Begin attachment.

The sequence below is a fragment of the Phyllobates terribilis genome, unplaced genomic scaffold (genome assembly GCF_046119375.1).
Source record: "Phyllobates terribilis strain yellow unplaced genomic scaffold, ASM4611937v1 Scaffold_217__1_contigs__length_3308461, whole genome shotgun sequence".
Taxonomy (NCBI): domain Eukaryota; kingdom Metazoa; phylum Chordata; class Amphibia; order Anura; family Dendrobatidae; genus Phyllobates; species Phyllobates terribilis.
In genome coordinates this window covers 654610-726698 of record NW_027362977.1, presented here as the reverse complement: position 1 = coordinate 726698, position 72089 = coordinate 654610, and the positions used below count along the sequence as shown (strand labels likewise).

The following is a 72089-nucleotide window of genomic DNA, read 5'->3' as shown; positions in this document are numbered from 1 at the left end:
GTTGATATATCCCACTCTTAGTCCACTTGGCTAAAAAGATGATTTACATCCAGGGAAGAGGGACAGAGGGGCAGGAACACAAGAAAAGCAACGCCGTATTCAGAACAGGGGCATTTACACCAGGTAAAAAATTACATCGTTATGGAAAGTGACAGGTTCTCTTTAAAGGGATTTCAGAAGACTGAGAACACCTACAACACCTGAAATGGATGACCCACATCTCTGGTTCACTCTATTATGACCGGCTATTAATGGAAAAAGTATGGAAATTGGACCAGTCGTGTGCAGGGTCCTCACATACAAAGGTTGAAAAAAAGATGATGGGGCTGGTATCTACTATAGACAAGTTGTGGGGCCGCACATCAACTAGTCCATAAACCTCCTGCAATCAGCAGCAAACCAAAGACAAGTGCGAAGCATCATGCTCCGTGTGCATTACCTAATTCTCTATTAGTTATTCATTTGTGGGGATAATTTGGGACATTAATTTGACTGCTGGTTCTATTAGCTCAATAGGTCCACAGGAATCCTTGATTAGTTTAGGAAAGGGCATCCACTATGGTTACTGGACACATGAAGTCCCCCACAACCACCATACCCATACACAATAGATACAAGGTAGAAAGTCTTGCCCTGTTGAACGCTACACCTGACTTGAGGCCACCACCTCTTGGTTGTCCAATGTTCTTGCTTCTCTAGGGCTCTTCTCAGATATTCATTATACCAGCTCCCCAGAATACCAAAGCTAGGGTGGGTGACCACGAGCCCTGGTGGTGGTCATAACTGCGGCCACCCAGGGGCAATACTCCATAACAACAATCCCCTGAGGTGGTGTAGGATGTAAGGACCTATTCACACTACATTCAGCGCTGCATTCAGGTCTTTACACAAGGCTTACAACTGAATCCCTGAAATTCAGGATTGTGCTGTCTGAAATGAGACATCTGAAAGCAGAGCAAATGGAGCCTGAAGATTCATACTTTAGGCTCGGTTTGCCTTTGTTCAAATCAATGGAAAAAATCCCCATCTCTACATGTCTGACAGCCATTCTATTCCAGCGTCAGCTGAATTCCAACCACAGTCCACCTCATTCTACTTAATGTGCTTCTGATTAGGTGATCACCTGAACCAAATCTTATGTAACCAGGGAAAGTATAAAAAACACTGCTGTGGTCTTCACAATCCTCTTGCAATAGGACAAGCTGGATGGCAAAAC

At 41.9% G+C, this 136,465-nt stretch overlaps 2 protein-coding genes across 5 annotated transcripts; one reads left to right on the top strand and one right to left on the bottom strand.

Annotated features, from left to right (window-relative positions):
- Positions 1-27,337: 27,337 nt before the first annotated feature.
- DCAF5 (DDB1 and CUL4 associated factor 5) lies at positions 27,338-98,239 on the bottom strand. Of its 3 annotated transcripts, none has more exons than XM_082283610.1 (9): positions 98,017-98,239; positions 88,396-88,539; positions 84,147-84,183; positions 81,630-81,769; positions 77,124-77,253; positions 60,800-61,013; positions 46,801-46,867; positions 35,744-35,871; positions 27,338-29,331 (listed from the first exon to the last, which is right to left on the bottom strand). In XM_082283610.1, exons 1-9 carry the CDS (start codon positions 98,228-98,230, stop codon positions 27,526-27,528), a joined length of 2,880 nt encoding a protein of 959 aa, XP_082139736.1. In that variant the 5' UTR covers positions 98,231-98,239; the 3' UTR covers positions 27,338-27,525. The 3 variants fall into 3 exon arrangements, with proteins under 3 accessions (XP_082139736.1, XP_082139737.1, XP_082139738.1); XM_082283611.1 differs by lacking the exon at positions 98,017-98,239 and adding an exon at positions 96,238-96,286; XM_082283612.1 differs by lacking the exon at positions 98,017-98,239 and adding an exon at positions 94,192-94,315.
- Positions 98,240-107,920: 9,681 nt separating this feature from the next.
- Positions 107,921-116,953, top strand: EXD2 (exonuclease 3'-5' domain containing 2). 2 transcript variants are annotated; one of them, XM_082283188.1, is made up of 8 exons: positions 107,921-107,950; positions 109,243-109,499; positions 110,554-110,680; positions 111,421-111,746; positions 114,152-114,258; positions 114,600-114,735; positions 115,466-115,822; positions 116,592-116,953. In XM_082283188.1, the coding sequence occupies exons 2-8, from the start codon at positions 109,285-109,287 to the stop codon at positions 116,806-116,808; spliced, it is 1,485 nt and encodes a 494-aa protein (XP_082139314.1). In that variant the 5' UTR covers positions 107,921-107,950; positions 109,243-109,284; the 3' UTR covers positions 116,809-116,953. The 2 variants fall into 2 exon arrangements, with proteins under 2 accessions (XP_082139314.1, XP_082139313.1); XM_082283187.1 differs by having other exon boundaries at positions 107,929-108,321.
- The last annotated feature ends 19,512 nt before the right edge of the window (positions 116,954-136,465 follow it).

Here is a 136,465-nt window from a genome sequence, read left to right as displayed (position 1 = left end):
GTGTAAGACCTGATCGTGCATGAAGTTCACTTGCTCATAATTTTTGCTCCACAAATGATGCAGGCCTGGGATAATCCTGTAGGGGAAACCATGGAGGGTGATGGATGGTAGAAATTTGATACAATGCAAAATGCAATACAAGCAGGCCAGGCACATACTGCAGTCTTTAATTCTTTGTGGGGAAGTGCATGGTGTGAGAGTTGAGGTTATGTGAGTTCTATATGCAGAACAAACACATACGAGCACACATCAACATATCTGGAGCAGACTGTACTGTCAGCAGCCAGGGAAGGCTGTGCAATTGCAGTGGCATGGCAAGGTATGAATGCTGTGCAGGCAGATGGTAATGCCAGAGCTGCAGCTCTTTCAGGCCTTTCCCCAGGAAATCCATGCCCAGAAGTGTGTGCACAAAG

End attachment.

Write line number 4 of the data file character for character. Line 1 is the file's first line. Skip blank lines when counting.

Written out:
In genome coordinates this window covers 654610-726698 of record NW_027362977.1, presented here as the reverse complement: position 1 = coordinate 726698, position 72089 = coordinate 654610, and the positions used below count along the sequence as shown (strand labels likewise).